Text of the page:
CHAPEL HILL, N.C. — Next time you are sitting in traffic, imagine what it will be like trying to get around the Triangle 26 years from now.
Chapel Hill is planning for its future-- a future it hopes is less dependent on automobiles.
Transportation planner David Bonk says by the year 2030, many of Chapel Hill's main roads will be overwhelmed with congestion.
The projected problem areas are Fordham Boulevard, U.S. 15-501, N.C. 54, Estes Drive. Interstate 40 could see at least a 120 percent increase in traffic volume.
That is why Bonk and the town council are pushing a 20-year transportation plan that offers alternative forms of transportation including more car pool lanes, pedestrian bridges and some kind of mass transit system.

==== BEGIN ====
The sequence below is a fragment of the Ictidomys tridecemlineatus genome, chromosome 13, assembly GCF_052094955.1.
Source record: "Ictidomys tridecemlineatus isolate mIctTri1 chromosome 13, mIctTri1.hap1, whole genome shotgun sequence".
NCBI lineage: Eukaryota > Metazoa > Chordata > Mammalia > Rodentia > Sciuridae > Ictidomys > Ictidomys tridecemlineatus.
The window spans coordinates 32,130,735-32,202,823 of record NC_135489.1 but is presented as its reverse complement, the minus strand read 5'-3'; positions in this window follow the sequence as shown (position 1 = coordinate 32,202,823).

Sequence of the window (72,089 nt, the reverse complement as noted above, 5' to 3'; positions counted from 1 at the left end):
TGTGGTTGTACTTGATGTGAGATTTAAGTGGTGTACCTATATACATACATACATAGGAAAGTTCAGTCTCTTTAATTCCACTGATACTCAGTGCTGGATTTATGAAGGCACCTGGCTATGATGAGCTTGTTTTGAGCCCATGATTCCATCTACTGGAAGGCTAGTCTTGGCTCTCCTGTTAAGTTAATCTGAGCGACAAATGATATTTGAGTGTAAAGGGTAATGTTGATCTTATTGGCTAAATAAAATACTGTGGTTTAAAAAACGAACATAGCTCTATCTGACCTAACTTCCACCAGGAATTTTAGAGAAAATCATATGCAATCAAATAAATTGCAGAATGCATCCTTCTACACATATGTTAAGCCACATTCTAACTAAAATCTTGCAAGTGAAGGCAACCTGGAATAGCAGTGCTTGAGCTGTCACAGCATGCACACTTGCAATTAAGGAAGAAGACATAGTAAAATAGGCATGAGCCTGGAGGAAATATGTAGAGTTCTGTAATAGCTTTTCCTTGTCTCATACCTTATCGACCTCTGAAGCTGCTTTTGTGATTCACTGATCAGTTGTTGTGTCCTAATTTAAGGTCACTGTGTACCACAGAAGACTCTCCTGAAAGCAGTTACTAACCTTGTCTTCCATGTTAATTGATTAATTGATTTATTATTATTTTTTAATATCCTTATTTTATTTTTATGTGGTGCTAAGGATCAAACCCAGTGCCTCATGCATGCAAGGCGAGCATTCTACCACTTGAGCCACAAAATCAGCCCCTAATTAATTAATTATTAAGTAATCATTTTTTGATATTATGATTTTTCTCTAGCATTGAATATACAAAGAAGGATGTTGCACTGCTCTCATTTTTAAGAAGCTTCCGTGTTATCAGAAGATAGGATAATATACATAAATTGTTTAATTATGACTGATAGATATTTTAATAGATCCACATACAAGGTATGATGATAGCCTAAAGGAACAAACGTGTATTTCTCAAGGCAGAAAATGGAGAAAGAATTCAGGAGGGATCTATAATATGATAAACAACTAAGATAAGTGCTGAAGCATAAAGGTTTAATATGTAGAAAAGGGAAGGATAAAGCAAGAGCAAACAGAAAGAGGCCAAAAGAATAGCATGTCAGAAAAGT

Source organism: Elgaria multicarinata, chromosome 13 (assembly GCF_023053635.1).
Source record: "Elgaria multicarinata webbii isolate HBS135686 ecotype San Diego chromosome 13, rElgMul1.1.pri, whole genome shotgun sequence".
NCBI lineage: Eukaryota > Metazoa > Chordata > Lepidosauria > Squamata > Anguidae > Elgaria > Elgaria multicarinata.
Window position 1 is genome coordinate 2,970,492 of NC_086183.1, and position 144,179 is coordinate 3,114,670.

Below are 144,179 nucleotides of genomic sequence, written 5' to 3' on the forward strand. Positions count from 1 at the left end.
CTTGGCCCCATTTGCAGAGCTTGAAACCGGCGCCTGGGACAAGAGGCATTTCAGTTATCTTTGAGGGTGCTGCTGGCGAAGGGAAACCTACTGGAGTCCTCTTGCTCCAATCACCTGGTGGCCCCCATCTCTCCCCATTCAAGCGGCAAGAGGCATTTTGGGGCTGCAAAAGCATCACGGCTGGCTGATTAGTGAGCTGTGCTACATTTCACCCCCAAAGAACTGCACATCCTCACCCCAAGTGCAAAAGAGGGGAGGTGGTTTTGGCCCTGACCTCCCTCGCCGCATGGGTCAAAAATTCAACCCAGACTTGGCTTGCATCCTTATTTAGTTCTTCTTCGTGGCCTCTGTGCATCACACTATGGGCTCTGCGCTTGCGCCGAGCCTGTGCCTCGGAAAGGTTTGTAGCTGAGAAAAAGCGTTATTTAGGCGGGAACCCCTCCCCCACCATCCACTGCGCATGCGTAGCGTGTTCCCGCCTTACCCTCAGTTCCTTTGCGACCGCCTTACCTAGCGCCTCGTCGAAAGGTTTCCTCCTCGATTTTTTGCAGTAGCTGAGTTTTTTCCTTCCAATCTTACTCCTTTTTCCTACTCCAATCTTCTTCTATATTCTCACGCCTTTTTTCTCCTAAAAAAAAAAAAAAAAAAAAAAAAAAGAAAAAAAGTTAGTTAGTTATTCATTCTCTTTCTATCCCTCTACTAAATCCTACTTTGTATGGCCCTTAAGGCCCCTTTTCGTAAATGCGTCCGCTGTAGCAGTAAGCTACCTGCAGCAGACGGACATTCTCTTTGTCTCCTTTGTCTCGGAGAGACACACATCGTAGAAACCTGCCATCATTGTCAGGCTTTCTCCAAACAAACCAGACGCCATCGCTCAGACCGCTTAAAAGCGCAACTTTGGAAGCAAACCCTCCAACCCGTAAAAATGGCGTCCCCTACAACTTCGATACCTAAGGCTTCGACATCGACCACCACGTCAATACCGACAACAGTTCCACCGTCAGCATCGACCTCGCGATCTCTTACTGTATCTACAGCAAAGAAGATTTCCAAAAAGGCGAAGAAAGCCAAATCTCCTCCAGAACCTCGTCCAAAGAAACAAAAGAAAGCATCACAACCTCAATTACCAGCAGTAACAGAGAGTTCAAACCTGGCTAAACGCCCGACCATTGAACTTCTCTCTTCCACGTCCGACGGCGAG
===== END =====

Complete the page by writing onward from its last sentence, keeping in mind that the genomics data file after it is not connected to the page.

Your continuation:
"That would link this community to Durham and to Raleigh," Bonk said of the plan.
Meadowmont Village is what town leaders want Chapel Hill to be more like in the future -- where condominiums sit on top of shops and people have the option of walking rather than driving to their favorite restaurant.
The transition would come at an estimated cost of close to $1 billion.
Town leaders say in order to afford the plan, they will have to raise taxes. Details have not been worked out yet. The town council is set to vote on the plan in a couple of weeks.